Whose Philosophy Made More Sense in the 1960's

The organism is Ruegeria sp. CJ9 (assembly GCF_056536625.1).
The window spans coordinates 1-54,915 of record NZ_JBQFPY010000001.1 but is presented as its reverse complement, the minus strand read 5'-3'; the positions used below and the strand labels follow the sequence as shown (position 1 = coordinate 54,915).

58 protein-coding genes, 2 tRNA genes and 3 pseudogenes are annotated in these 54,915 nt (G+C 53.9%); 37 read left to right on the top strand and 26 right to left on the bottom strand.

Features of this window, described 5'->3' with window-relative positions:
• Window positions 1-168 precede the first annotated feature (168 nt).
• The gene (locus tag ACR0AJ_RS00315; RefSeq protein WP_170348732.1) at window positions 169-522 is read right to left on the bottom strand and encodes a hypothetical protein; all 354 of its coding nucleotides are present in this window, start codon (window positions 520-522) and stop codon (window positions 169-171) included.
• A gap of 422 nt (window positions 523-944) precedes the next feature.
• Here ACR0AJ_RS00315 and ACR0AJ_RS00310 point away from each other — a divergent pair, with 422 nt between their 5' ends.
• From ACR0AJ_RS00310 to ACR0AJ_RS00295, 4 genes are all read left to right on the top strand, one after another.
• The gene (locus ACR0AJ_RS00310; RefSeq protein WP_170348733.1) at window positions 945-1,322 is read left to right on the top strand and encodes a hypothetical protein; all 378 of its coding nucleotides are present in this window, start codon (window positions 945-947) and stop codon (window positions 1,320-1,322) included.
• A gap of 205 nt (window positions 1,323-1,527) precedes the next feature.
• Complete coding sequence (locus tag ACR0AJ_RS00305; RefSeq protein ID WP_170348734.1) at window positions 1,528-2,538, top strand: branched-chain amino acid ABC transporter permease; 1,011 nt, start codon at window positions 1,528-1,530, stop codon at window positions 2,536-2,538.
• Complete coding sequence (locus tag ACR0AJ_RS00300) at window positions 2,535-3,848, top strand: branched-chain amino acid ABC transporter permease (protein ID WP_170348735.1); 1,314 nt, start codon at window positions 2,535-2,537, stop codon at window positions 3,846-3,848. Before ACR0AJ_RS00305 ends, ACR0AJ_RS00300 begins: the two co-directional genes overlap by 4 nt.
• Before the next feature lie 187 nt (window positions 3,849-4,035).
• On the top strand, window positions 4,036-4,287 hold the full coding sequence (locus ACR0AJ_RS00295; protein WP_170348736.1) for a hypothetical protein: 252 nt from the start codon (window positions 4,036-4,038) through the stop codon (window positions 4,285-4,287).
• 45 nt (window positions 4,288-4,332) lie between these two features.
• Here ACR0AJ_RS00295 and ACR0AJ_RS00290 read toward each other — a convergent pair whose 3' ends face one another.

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Although Martin Luther King Jr. and Malcolm X seem to have mutual respect and warmth, as shown in the picture of their only meeting, their philosophies were quite different from each other (Document A). Malcolm X made it clear that he believed that the African Americans and the White people should remain separate but should be considered equal to each other. He told white people “work in conjunction with us-each of us working among our own kind.”(Document C). Martin Luther King Jr., on the other hand, continuously preached equality and desegregation. He wanted White people and African Americans to work together. He said in his famous speech, “we will be able to work together, to pray together, to struggle together, to go to jail together, to climb up for freedom together, knowing that we will be free one day.” (Document B). It is evident that Malcolm X was only trying to push America backwards. By the 1960’s, Negroes were already enrolled in White schools and he was encouraging blacks to establish all black institutes and educational work shops (Document E). Martin Luther King’s philosophy was perfect at the time because it was pushing America forward more into desegregation. Martin Luther King Jr. and Malcolm X had opposite views when it came down to how they wanted to fight the Civil Rights Movement. King took the nonviolent path while Malcolm X led his way down the violent path. King believed that Blacks shouldn’t cooperate with evil and marching and boycotting was their nonviolent arsenal (Document F). He believed that violence increased hate and that it was a spiral that leads to nowhere, it solves no problems (Document J). He even considered violence but then said, “in the event of a violent revolution. We would be sorely outnumbered… American Negro has no alternative to nonviolence.” (Document L). Martin Luther King Jr. firmly believed in the power of love
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